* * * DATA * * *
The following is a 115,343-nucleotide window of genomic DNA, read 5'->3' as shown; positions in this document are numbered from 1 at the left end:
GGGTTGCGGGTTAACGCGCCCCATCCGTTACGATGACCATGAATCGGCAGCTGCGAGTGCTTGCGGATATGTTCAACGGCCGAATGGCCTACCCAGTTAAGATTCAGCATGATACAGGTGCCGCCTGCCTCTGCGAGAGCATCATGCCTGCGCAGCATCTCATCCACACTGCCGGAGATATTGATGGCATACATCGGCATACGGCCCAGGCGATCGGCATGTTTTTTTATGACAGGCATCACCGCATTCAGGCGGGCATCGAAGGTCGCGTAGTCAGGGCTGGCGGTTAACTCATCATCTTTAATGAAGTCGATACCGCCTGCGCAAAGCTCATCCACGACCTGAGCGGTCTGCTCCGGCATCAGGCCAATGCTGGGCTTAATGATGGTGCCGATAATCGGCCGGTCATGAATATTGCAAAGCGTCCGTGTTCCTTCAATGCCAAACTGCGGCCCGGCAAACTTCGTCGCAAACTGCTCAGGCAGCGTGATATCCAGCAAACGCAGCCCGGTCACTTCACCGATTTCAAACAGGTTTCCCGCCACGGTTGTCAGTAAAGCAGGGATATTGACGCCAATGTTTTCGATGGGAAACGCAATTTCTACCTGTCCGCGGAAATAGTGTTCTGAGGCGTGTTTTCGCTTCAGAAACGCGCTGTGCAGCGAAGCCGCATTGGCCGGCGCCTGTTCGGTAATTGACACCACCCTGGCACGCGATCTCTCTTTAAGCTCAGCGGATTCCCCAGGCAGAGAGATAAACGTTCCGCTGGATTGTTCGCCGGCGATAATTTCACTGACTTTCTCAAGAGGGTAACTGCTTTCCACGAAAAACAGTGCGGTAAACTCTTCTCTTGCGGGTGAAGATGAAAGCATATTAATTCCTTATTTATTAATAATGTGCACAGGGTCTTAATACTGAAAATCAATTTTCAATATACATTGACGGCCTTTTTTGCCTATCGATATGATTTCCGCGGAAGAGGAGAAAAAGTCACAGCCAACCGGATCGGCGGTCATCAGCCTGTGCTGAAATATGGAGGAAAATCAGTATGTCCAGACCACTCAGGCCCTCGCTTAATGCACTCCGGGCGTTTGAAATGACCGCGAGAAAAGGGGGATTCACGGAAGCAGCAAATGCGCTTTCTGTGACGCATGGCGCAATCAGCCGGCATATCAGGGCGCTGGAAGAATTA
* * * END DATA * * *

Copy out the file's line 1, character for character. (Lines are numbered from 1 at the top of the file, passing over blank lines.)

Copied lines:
The following is a 115,343-nucleotide window of genomic DNA, read 5'->3' as shown; positions in this document are numbered from 1 at the left end: